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The Judge and the Urinator

The wicked are wicked no doubt, and they go astray and they fall. . .but who can tell the mischief which the very virtuous do? — William Makepeace Thackeray, The Newcomes

Two federal employees have been in the news recently. One is a federal Judge-the other is an IRS employee. The conduct of both was inspired by the same anatomical device. The judge was convicted of obstructing a judicial panel’s investigation of charges he sexually assaulted two female employees. The IRS employee used the freight elevator as a urinal and has not yet been sentenced. Both did what they did because they thought they could get away with it. The urinator may be terminated. The harasser will resign at leisure.

Judge Samuel B. Kent of the Federal District Court in Galveston, Texas, pleaded guilty in February to an obstruction of justice charge. The plea was entered on the same day he was to be tried for 3 counts of abusive sexual contact and two counts of aggravated sexual assault. His victims were court employees in the courthouse in which he ruled. According to reports the judge was attempting to bestow his judicial sexual favors on female courthouse employees who found his attention offensive instead of flattering. He was sentenced to 33 months in prison.

Judge Kent is probably surprised to be going to prison. When the allegations against him first surfaced in 2007, the 5th Circuit Judicial Council treated the charges as sexual harassment and conducted an in-house investigation. At its conclusion the judge was privately but severely punished. He was not allowed to work for four months. He was permitted to retain his salary and all benefits. The Judicial Council didn’t tell anyone why he’d been suspended. They were helping to protect his reputation so he could go back to work with it unsullied. The Council was probably surprised to find that what it thought suitable for private discipline was considered an indictable offense by a grand jury sitting in the Southern District of Texas. The ordinary citizens had better sense than the judicial council.

Following entry of his plea of guilty, Judge Roger Vinson, who presided over Judge Kent’s trial, not only sentenced him to 33 months in prison but also ordered him to pay a fine of $1000. The fine seems low but Judge Vinson observed that as a result of the conviction Judge Kent would soon not be drawing a salary. Judge Vinson may be a good judge of the law but at least in this case, he showed himself to be a poor judge of character. Disgraced, but not humiliated, Judge Kent has let it be known he has no intention of soon relinquishing his salary or other benefits. The only way he loses his benefits is if Congress impeaches him. That would probably take about a year. With that in mind Judge Kent let it be known that he would resign as a federal judge approximately a year after he entered prison.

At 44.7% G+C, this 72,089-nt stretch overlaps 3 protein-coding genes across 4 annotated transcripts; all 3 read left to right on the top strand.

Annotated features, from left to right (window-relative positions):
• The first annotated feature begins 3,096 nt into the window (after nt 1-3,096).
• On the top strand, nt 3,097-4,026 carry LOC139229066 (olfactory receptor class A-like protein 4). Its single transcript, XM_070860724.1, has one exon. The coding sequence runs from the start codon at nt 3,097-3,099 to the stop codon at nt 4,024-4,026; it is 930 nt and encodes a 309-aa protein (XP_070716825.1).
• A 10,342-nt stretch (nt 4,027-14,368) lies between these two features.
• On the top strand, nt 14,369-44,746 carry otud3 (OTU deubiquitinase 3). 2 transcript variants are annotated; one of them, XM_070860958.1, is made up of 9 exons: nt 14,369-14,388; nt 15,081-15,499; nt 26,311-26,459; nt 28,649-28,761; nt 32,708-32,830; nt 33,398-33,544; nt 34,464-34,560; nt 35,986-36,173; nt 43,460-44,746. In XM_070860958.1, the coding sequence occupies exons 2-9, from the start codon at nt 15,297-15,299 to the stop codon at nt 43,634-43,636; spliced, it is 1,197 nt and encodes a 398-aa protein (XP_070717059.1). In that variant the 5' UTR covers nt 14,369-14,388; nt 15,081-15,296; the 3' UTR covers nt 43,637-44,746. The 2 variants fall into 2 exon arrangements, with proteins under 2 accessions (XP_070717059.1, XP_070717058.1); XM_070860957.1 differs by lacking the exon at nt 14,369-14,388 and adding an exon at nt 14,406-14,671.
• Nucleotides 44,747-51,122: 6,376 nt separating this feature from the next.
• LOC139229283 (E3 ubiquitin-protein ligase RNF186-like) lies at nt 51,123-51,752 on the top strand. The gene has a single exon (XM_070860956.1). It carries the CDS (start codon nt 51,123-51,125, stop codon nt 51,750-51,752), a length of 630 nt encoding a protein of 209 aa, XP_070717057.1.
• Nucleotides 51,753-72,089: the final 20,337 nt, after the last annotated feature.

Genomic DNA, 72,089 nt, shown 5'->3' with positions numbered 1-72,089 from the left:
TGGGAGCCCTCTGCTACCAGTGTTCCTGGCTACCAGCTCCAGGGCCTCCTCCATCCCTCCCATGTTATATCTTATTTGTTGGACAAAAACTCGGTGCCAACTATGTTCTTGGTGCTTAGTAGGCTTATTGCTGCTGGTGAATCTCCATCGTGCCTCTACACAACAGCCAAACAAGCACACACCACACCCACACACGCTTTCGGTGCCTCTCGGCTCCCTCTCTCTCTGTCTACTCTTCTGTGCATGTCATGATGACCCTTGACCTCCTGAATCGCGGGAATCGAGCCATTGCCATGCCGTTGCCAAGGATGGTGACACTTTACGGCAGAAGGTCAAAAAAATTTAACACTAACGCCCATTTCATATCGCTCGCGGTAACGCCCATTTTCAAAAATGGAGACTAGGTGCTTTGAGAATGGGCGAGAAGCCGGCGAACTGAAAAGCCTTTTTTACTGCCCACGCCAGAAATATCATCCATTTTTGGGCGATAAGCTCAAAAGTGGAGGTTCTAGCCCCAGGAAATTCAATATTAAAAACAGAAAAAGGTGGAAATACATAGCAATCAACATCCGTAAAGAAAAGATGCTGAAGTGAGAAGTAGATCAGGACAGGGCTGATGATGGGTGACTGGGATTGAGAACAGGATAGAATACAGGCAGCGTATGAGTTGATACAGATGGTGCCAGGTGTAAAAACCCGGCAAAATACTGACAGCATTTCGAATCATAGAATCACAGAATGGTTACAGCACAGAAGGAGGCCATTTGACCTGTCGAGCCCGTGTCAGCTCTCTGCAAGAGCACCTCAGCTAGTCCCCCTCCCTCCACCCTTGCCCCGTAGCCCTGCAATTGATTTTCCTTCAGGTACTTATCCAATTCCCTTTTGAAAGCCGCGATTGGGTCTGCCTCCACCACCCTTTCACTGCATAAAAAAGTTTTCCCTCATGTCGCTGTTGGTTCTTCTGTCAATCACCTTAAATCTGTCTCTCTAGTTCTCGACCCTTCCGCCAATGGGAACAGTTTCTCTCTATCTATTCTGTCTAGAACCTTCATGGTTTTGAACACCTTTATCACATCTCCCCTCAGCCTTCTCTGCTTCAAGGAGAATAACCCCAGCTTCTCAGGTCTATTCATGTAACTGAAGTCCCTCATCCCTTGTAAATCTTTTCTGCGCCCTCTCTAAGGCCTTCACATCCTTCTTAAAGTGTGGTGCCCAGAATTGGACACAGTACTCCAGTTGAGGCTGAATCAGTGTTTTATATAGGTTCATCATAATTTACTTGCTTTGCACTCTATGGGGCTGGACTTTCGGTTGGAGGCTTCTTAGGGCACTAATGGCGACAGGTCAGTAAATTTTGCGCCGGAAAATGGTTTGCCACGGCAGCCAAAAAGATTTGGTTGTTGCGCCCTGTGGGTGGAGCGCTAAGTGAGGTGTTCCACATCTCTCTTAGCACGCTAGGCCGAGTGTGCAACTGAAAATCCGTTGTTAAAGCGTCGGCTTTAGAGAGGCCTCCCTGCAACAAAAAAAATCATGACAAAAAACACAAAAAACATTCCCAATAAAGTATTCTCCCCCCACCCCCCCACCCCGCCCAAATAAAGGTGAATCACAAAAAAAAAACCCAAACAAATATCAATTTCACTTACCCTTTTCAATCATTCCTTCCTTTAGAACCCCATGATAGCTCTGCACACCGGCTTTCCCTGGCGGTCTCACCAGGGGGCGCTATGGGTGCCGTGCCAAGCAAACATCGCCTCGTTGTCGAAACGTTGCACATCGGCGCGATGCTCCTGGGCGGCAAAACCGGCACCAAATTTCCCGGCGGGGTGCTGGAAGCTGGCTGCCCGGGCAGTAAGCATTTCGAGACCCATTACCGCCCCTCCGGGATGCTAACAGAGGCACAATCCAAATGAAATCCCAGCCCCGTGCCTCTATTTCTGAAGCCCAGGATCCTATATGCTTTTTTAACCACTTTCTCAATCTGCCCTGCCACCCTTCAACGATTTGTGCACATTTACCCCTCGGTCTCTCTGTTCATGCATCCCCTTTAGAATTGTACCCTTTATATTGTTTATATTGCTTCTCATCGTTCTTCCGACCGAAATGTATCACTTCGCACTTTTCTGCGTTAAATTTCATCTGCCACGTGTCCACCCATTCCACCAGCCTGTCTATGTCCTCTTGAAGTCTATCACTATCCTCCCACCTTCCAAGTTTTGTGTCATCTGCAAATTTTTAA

As was observed at the outset, Judge Kent was not the only federal employee to make news in May. The other was Michael Hicks. Michael is a contract employee with the Internal Revenue Service in Detroit. Michael did not sexually harass any of his co-workers in the IRS office. He pee’d. That, in itself, did not distinguish him from any of the other employees in that office. It was his venue-selection that brought him to the attention of co-workers and resulted in criminal charges being filed against him last month.

For many months employees at the Internal Revenue Service data center noticed that the freight elevator emanated a peculiar smell that grew more pungent with the passage of time. Unable to determine the cause of the odor the Service installed a surveillance camera in the elevator and discovered that the cause of the odor was Michael Hicks. Confronted with the evidence Mr. Hicks confessed. It turned out that rather than retiring to the public toilets when the occasion presented itself, he retired to the freight elevators to the same end.

One of Judge Kent’s accusers said that during one of his attacks on her he said he didn’t care if the U.S. Marshal’s office overheard the encounter because “everyone was afraid of him.” He told her if he had 15 minutes with a jury he’d be exonerated. He didn’t get his 15 minutes. He does get his salary and other benefits. It is not yet known what Mr. Hicks will get. When asked why he engaged in what most would unhesitatingly describe as bizarre behavior, he told Delmaria Scott, who confronted him, that he did it because “he felt he could get away with it.” In that respect he was like the federal judge. Here’s hoping he gets to keep his job and his salary at least as long as Judge Kent. Maybe even longer.

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Christopher Brauchli

Christopher Brauchli

Christopher Brauchli is a columnist and lawyer known nationally for his work. He is a graduate of Harvard University and the University of Colorado School of Law where he served on the Board of Editors of the Rocky Mountain Law Review. He can be emailed at For political commentary see his web page at

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